UConn researcher identifies mutant plant that offers insight into how plants produce cell walls

September 18, 2015 |

In Connecticut, a UConn researcher has identified a mutant plant that offers insight into how plants produce cell walls, which may ultimately reap applications for agricultural productivity and biofuel production. Developing mutant plants is a common procedure for genetic researchers who want to learn about the activity of genes that are sequenced but whose functions are still unknown.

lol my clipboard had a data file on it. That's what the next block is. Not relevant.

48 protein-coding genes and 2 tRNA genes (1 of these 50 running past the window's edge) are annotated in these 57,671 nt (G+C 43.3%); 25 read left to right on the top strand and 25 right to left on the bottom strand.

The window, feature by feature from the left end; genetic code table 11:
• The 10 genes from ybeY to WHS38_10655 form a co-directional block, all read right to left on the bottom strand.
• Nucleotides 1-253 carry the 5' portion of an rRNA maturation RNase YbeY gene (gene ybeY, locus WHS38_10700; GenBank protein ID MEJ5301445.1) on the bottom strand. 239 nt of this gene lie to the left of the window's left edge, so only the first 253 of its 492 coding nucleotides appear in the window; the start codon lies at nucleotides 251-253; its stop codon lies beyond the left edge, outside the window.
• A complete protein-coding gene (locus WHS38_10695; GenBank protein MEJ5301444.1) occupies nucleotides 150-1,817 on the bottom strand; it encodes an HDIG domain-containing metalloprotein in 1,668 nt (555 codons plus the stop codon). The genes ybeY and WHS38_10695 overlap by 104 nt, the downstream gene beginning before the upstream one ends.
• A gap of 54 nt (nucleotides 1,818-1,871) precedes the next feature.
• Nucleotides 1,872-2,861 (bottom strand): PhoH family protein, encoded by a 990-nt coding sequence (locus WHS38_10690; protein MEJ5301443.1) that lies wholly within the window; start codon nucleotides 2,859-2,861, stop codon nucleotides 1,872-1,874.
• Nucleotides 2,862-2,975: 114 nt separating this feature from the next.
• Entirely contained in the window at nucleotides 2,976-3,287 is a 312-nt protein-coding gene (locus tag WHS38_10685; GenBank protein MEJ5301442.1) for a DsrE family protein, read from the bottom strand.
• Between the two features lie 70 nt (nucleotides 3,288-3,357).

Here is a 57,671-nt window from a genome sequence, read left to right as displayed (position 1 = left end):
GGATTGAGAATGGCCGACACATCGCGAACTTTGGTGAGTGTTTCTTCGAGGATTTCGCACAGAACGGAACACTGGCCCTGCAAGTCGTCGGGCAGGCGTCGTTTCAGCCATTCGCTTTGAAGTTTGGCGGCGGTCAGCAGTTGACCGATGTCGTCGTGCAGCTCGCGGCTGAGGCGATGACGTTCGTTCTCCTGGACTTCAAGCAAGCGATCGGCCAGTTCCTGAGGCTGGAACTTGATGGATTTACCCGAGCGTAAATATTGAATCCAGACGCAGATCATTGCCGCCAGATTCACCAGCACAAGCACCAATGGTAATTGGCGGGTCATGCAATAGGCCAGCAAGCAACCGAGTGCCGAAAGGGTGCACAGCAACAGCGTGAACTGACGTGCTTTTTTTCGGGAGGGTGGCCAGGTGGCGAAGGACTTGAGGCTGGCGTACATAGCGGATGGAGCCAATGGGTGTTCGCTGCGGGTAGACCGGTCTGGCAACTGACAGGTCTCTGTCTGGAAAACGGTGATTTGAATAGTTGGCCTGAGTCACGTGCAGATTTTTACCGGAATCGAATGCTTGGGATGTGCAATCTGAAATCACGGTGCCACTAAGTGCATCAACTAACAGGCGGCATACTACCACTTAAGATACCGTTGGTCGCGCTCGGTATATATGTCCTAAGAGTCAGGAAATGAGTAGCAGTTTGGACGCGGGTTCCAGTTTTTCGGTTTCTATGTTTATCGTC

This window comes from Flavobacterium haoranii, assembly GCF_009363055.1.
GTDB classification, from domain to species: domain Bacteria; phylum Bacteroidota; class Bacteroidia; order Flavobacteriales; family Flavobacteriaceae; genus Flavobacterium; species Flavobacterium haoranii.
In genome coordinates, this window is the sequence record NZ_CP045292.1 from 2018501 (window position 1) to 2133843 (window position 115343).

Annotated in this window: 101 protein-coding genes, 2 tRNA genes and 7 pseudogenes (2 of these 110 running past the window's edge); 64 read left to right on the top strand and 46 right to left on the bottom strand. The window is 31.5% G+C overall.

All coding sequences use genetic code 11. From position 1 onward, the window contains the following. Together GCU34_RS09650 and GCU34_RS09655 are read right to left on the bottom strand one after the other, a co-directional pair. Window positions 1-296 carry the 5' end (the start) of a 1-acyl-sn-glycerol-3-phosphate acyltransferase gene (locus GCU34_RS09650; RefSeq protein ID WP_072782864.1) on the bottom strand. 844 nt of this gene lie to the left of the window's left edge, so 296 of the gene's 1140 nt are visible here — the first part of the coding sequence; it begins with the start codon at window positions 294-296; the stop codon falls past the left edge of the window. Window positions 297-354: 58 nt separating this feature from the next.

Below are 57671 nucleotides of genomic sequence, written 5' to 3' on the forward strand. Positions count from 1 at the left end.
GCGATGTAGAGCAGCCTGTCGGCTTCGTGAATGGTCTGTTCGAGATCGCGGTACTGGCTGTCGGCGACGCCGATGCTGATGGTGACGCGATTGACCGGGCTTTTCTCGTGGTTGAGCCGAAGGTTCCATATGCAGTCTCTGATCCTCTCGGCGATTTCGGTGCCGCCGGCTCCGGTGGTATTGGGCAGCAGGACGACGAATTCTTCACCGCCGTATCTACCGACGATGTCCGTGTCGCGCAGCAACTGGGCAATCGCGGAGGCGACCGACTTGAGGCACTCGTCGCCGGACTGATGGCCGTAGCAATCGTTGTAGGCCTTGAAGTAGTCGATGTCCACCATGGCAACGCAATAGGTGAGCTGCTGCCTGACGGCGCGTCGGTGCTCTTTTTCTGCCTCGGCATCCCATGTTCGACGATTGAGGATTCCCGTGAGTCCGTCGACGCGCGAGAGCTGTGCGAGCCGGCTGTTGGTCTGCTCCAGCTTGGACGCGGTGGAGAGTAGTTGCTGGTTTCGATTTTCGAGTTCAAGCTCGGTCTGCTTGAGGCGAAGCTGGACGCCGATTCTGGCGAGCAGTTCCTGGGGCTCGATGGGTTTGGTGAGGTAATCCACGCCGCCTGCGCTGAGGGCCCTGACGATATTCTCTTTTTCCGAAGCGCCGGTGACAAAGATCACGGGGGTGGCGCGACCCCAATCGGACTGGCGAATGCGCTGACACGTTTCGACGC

To understand the functions of these genes, researchers activate or knock out different genes and then observe the phenotypic traits of the resulting mutants, looking for any interesting characteristics. In developing and analyzing more than 12,000 mutant specimens, the group identified one that showed developmental defects in the way stem cells differentiated into the two types of tissue that transport water and nutrients inside plants.

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Category: Research

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